The first time I saw my baby sleeping was on Highway 89 halfway between Lake Tahoe and Truckee. His head was slightly tipped back and he was breathing so quietly I had to strain to catch every breath. My view of him was from the front seat of my Jeep through the rearview mirror. Every sigh and sleep noise he made brought me tearful happiness.
It is important in life to take mental snapshots of moments such as these to assure that a perfect memory will be preserved forever. Sometimes I pull up this memory from my mind and smile as I remember and relive every detail.
He was bundled up for the freezing winter weather which had gone down several degrees as the winter afternoon carefully turned to dusk. Even in the warm car, I could still feel a chill.
My love for him was so immense at that instant, I drank in every part of him as I snuck glances in the mirror speeding through the snow-laden pines. A lack of cars on the highway gave me permission to maneuver the road while I admired the fine boy I had made. A perfect boy. I am certain if there was a way he could listen to my maternal gushing his grownup self would roll his eyes.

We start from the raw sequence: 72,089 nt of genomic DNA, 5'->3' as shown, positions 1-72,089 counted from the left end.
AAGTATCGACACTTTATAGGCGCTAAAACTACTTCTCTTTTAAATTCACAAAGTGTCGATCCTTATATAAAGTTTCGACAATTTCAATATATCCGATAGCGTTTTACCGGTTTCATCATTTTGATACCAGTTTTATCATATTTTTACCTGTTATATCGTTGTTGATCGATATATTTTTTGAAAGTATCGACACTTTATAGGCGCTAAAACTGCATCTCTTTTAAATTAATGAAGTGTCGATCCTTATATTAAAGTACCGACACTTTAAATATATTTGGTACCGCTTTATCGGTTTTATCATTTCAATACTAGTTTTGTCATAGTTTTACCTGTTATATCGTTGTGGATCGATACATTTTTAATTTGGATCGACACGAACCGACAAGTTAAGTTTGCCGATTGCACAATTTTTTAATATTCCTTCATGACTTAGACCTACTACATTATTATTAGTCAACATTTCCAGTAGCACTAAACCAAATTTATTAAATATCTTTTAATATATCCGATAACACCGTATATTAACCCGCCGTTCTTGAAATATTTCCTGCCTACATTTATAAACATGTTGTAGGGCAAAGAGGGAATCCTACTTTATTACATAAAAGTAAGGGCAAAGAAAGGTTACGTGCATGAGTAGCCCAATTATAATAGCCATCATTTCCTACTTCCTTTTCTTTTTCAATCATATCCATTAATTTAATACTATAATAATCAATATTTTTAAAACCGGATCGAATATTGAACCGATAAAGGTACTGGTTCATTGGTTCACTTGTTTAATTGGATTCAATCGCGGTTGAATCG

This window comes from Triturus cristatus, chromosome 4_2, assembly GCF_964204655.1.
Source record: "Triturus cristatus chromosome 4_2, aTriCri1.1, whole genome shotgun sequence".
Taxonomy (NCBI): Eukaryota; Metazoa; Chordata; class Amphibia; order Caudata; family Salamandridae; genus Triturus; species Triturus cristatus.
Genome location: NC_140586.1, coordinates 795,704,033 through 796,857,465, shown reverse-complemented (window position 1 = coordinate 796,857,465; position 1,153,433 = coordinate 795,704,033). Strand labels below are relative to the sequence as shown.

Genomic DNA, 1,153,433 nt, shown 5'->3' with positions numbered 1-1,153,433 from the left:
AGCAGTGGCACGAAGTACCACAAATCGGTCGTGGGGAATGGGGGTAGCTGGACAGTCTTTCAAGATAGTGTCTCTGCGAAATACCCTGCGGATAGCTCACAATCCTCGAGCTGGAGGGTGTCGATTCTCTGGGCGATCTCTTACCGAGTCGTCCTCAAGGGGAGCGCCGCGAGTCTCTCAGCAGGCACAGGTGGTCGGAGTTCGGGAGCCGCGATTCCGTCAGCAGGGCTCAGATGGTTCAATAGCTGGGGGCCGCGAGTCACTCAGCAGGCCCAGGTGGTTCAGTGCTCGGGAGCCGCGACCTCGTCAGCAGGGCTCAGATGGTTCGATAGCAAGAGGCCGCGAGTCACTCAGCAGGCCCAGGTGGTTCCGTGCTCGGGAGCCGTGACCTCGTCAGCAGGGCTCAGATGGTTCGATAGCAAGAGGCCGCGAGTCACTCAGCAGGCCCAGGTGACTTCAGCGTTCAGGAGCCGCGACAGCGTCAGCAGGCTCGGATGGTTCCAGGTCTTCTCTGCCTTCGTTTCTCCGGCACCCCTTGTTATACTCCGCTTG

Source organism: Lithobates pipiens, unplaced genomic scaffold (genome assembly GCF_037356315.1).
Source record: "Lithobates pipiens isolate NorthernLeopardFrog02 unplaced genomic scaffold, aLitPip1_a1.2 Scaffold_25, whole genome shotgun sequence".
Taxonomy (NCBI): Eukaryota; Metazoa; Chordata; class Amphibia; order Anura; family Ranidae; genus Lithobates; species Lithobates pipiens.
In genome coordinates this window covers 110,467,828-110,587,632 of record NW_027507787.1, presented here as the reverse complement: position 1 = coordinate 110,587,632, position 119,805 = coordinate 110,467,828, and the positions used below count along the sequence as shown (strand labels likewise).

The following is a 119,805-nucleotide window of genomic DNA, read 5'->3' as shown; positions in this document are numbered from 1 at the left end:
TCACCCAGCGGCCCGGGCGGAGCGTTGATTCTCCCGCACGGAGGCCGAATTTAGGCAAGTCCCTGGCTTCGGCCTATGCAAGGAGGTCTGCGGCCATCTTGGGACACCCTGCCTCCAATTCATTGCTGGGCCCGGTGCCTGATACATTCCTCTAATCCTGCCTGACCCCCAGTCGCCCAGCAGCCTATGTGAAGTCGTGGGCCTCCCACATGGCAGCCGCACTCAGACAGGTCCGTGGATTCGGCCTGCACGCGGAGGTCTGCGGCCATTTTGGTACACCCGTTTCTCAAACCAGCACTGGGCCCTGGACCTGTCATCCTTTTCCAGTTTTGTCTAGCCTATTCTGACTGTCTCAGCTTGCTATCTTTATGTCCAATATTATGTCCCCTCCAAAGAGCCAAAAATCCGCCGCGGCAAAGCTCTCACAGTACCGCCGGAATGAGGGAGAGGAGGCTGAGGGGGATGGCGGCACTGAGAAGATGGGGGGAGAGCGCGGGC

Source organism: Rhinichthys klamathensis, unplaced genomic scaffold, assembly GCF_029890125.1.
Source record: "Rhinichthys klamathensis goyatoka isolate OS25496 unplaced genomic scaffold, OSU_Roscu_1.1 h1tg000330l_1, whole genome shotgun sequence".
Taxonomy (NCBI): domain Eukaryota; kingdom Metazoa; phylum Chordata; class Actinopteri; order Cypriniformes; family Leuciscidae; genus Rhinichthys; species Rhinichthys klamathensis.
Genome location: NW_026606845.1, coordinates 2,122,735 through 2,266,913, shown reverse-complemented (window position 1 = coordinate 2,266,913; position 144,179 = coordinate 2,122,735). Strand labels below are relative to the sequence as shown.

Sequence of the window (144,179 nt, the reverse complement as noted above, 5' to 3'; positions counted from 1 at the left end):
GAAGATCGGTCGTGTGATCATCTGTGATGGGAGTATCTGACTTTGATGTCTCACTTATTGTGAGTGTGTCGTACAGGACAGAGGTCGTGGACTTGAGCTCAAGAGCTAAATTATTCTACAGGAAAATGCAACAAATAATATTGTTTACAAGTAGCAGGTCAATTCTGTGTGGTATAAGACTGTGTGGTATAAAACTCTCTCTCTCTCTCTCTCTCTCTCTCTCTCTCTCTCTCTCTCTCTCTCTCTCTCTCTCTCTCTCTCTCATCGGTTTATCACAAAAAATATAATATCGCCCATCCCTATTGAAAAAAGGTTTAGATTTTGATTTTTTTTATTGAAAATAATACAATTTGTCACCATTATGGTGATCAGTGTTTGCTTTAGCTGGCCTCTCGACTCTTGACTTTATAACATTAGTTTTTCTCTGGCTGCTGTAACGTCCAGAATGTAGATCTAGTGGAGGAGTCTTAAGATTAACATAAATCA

He looks as though he was conceived in a genetic tumbler. He has my nose and eyes and his face shape favors his father’s. I never tire of examining his feet, his hands, and wonder at the beauty of his being. His hands are a mirror image of my own. Never stopping my stare-fest, I examined him from every possible angle.
In the Jeep, a Led Zeppelin song played on the radio. Son, I thought, this will always be one of life’s great debates. Which is better—Led Zeppelin I or Led Zeppelin II?
If you are truly my clone you will love my humor and repartee. Of course, we will share a love of classic rock. And books. We will read books together. In coffee shops. Drinking coffee and reading. Deep sigh.
Soon we will be home in Reno and this perfect day will end. You will wake up and I will no longer be able to gaze on your peaceful, sleeping face. I have burned these moments into memories and stored them deep away, for days in the future when my thoughts turn to you.
The first time I saw my baby sleeping he was 26 years old.
On adoptee reunion: “The most powerful ties are the ones with the people who gave us birth…it hardly seems to matter how many years have passed.” —Anthony Brandt